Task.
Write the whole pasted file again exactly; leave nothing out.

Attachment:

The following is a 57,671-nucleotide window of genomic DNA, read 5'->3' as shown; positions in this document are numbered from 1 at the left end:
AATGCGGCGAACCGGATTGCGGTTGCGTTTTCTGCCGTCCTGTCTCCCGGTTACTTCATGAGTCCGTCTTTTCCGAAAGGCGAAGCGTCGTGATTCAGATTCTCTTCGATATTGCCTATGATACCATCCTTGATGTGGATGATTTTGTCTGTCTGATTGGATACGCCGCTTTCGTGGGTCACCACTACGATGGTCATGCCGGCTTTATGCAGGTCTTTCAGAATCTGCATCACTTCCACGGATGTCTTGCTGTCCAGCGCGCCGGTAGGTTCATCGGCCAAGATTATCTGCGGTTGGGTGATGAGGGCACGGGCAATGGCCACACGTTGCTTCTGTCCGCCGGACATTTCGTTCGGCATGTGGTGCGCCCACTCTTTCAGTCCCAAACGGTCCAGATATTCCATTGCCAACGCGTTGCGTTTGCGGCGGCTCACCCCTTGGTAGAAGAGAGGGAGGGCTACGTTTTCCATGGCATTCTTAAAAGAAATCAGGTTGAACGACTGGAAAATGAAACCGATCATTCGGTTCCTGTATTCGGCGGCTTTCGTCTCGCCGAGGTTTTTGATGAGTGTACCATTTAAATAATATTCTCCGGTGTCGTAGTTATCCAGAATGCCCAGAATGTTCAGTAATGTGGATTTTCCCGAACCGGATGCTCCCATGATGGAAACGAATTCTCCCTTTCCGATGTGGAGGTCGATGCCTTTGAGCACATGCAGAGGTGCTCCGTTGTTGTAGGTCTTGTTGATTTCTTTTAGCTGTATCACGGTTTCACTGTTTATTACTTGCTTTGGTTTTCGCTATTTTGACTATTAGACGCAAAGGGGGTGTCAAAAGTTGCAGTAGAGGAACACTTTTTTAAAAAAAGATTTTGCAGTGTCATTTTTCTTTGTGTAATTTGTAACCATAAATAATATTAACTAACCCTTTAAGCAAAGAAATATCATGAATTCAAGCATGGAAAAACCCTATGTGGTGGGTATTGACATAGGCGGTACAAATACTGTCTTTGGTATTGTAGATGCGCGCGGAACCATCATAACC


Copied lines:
The following is a 57,671-nucleotide window of genomic DNA, read 5'->3' as shown; positions in this document are numbered from 1 at the left end:
AATGCGGCGAACCGGATTGCGGTTGCGTTTTCTGCCGTCCTGTCTCCCGGTTACTTCATGAGTCCGTCTTTTCCGAAAGGCGAAGCGTCGTGATTCAGATTCTCTTCGATATTGCCTATGATACCATCCTTGATGTGGATGATTTTGTCTGTCTGATTGGATACGCCGCTTTCGTGGGTCACCACTACGATGGTCATGCCGGCTTTATGCAGGTCTTTCAGAATCTGCATCACTTCCACGGATGTCTTGCTGTCCAGCGCGCCGGTAGGTTCATCGGCCAAGATTATCTGCGGTTGGGTGATGAGGGCACGGGCAATGGCCACACGTTGCTTCTGTCCGCCGGACATTTCGTTCGGCATGTGGTGCGCCCACTCTTTCAGTCCCAAACGGTCCAGATATTCCATTGCCAACGCGTTGCGTTTGCGGCGGCTCACCCCTTGGTAGAAGAGAGGGAGGGCTACGTTTTCCATGGCATTCTTAAAAGAAATCAGGTTGAACGACTGGAAAATGAAACCGATCATTCGGTTCCTGTATTCGGCGGCTTTCGTCTCGCCGAGGTTTTTGATGAGTGTACCATTTAAATAATATTCTCCGGTGTCGTAGTTATCCAGAATGCCCAGAATGTTCAGTAATGTGGATTTTCCCGAACCGGATGCTCCCATGATGGAAACGAATTCTCCCTTTCCGATGTGGAGGTCGATGCCTTTGAGCACATGCAGAGGTGCTCCGTTGTTGTAGGTCTTGTTGATTTCTTTTAGCTGTATCACGGTTTCACTGTTTATTACTTGCTTTGGTTTTCGCTATTTTGACTATTAGACGCAAAGGGGGTGTCAAAAGTTGCAGTAGAGGAACACTTTTTTAAAAAAAGATTTTGCAGTGTCATTTTTCTTTGTGTAATTTGTAACCATAAATAATATTAACTAACCCTTTAAGCAAAGAAATATCATGAATTCAAGCATGGAAAAACCCTATGTGGTGGGTATTGACATAGGCGGTACAAATACTGTCTTTGGTATTGTAGATGCGCGCGGAACCATCATAACC